A whale of a problem with shipping, noise, and conserving life.
The North Atlantic always has enormous shipping activity, and that is increasing. In the western ocean, humpback whales,Megaptera novaeangliae have even been named after the area, but struggle to recover from very low population levels. Success in recovery has often been encouraged by whale-watching and its financial returns for local economies, such as for those who travel to Costa Rica to see this guy - and others.
Looking at 10 tagged individuals who were bottom-foraging, the noise environment to which they were exposed could be assessed. The pollution from noise has been neglected in comparison to the mass of pollution we suffer from other sources. Both marine and terrestrial problems have been noted for many species, including ourselves. The toothed whales (such as dolphins, etc.) have communication and foraging uses for acoustics that are critically affected. Baleen whales like the humpback hunt in coastal areas with lots of shipping, while there have been few responses recorded at the surface by these creatures to loud low-frequency sound. Underwater lies a different set of environmental problems however.
This paper covers research into avoidance behaviours and whether foraging has to be extended when ships pass. The humpback has a bottom side-rolling technique to feed on sand lances (Ammodytes) at night. It is this behaviour that would be particularly when the authors set off to sea in the Stellwagen Bank National Marine Sanctuary in the Gulf of Maine. 7 measurements were taken. Over the course of 218 dives by the 10 whales studied. 83 suffered some ship noise exposure periods.
The 7 measurements were duration, rate of descent and ascent, maximum depth, number of those bottom feeding events, time between dives and surface times immediately following each dive. The ship noises were detectable from Dtag audio recordings, both visually and aurally.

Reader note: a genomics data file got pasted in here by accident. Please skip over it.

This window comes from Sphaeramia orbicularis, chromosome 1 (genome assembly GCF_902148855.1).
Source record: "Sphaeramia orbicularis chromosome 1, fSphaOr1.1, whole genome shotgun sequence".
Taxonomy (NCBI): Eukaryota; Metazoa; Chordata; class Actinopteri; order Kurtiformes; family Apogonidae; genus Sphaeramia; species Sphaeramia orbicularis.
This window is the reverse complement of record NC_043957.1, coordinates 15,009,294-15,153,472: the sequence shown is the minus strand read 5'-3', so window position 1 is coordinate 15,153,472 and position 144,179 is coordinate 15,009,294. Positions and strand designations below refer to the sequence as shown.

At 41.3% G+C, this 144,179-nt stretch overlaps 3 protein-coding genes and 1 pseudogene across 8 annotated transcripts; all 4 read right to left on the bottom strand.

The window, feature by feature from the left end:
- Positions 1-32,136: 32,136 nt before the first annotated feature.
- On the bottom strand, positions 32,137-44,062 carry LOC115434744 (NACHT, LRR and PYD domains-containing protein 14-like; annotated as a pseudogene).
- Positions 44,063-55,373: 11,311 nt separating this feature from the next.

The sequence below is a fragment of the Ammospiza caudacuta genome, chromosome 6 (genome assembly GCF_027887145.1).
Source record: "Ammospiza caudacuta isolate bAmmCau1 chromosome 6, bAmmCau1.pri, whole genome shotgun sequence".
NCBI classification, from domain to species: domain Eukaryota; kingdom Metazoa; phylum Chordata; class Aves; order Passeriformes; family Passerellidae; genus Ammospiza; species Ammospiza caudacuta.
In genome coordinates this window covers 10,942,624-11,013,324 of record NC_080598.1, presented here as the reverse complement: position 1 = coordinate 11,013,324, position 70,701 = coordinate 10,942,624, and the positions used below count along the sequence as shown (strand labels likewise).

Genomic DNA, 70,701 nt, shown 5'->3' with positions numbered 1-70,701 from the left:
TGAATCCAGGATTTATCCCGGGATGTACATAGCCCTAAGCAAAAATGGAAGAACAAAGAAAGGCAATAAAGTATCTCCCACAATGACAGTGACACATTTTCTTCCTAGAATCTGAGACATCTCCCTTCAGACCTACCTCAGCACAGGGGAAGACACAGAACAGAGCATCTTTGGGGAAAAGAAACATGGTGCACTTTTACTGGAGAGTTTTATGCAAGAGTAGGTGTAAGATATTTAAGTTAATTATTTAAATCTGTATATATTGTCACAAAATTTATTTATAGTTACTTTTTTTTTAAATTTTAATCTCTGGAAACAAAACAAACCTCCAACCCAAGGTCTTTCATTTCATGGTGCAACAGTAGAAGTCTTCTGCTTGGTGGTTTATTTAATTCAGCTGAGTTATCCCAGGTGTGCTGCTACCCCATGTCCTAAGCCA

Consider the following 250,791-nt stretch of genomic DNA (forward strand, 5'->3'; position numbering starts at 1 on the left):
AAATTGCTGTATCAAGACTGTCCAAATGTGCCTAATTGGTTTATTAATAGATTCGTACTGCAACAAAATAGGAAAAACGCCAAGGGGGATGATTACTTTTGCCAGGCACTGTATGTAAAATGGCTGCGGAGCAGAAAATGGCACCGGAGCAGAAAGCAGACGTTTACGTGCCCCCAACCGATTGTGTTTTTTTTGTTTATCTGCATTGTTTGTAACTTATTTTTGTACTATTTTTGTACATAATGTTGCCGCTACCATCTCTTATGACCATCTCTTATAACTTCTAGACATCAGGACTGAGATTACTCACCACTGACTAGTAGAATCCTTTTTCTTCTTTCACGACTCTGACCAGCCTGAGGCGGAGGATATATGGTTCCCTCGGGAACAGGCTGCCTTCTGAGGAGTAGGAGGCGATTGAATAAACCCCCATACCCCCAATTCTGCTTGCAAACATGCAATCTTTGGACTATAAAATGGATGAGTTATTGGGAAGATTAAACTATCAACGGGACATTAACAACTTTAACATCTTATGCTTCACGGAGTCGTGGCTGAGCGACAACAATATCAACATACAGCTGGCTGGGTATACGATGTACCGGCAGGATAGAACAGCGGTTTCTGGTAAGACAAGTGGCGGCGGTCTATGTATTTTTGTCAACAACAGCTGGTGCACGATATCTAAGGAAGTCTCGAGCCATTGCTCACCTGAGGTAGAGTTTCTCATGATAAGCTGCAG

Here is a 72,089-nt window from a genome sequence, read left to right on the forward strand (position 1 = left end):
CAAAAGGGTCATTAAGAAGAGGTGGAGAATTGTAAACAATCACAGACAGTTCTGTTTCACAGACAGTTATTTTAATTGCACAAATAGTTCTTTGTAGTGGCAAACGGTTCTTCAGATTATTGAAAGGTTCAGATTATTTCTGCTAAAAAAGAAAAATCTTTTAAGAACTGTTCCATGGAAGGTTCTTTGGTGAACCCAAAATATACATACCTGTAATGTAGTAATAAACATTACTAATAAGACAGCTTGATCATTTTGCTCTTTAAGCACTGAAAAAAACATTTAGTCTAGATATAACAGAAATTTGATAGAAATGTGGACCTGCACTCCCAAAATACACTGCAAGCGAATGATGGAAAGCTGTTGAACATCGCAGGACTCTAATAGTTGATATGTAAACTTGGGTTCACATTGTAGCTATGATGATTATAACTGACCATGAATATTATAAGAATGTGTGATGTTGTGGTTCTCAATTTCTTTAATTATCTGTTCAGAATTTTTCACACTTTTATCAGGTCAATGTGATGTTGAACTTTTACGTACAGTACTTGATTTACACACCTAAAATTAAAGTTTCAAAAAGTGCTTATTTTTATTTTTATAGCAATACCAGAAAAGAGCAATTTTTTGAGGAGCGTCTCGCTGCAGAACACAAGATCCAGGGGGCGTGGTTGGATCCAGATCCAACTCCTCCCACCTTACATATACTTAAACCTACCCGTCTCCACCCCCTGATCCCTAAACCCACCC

3 metrics were affected in the presence of ship noise. Feeding rolls decreased by 29% and the descent rate was slowed with the whales decreasing speed by 14.5%. The ascent rate also slowed in similar fashion. Adult females, often with calves, were especially likely to dive without feeding normally. The explanation of all this is difficult, as other feeding methods are available to these individual whales, all with different needs and situations.
The threat from shipping may be perceived or they could be habituated to some of the noises. Prey behaviour is highly likely to change too. Sandy sea floors are the retreats for sand lances when disturbed, while the whales themselves could fail to hunt properly if they use paired busts of vocalisations to find their schools of fish. These bursts are of the same low frequency as ship noise, so the effects. would be masked. More habituation could be taking place as the noise emissions in the ocean change with new technologies. Or the whales could simply be unable to adapt to the current noise levels, given their significant levels of reaction shown here!
During daylight hours, traffic is much busier than during these nocturnal recordings. This would be a next step for research, while the obvious reduction in hunting efficiency seen here needs assessment. Do the calves receive sufficient nourishment and can adults themselves feed efficiently at all in this ancestral area? If not, we are dealing with wild species who are unable to sustain themselves as the food webs lose energy from every source. The critically-endangered animals are most obviously at risk and while some whales are recovering generally from over-hunting in the past, many are still at risk. The Atlantic humpbacks seem unique, despite their huge range. Their exposure to normal shipping as well as military naval explosions has been proved to be expensive to their feeding as well as their life style. It is up to us. We need to assess our own irresponsible behaviour as well as that of the species that will in their turn affect our lives in response to their partial of complete loss.
Hannah Blair, Nathan Merchant, Ari Friedlander, David N. Wiley and Susan E. Parks from Syracuse and Oregon State Universities, the Centre for Environment, Fisheries and Aquaculture Science in the UK and Stellwagen Bank National Marine Sanctuary, MA, US presented their paper on Wednesday in the Biology Letters of the Royal Society. They entitle their work
Evidence for ship noise impacts on humpback whale foraging behaviour, but we should pay attention. This noise effect affects much more than the great animals of our waters. It affects marine creatures almost everywhere, and then we have had huge noise problems on land too. We need to be much more vigilant about our sea life, as well as our own doorstep!